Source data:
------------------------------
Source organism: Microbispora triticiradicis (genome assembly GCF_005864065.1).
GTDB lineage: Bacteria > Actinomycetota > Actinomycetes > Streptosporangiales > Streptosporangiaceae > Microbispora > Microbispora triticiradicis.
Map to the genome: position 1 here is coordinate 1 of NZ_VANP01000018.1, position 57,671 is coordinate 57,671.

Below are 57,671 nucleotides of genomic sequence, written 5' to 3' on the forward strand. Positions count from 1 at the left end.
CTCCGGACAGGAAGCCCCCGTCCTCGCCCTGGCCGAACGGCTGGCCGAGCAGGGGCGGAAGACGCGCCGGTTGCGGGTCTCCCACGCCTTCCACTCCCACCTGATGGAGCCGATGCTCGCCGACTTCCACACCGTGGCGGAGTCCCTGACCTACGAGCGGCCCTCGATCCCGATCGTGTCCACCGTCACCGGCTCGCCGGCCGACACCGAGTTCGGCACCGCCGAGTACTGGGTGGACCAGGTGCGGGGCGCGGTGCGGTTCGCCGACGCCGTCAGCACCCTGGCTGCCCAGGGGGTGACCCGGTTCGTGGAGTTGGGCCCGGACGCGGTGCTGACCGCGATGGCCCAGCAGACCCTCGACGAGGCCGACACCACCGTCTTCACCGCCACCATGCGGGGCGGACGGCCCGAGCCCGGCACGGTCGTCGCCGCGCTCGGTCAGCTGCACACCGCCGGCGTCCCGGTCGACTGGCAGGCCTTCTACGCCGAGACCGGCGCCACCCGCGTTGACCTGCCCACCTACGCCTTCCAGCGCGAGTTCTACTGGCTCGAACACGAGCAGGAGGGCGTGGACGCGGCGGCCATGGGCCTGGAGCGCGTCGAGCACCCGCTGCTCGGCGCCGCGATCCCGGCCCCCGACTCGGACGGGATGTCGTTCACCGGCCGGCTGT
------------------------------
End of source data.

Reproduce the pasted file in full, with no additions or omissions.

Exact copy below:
Source organism: Microbispora triticiradicis (genome assembly GCF_005864065.1).
GTDB lineage: Bacteria > Actinomycetota > Actinomycetes > Streptosporangiales > Streptosporangiaceae > Microbispora > Microbispora triticiradicis.
Map to the genome: position 1 here is coordinate 1 of NZ_VANP01000018.1, position 57,671 is coordinate 57,671.

Below are 57,671 nucleotides of genomic sequence, written 5' to 3' on the forward strand. Positions count from 1 at the left end.
CTCCGGACAGGAAGCCCCCGTCCTCGCCCTGGCCGAACGGCTGGCCGAGCAGGGGCGGAAGACGCGCCGGTTGCGGGTCTCCCACGCCTTCCACTCCCACCTGATGGAGCCGATGCTCGCCGACTTCCACACCGTGGCGGAGTCCCTGACCTACGAGCGGCCCTCGATCCCGATCGTGTCCACCGTCACCGGCTCGCCGGCCGACACCGAGTTCGGCACCGCCGAGTACTGGGTGGACCAGGTGCGGGGCGCGGTGCGGTTCGCCGACGCCGTCAGCACCCTGGCTGCCCAGGGGGTGACCCGGTTCGTGGAGTTGGGCCCGGACGCGGTGCTGACCGCGATGGCCCAGCAGACCCTCGACGAGGCCGACACCACCGTCTTCACCGCCACCATGCGGGGCGGACGGCCCGAGCCCGGCACGGTCGTCGCCGCGCTCGGTCAGCTGCACACCGCCGGCGTCCCGGTCGACTGGCAGGCCTTCTACGCCGAGACCGGCGCCACCCGCGTTGACCTGCCCACCTACGCCTTCCAGCGCGAGTTCTACTGGCTCGAACACGAGCAGGAGGGCGTGGACGCGGCGGCCATGGGCCTGGAGCGCGTCGAGCACCCGCTGCTCGGCGCCGCGATCCCGGCCCCCGACTCGGACGGGATGTCGTTCACCGGCCGGCTGT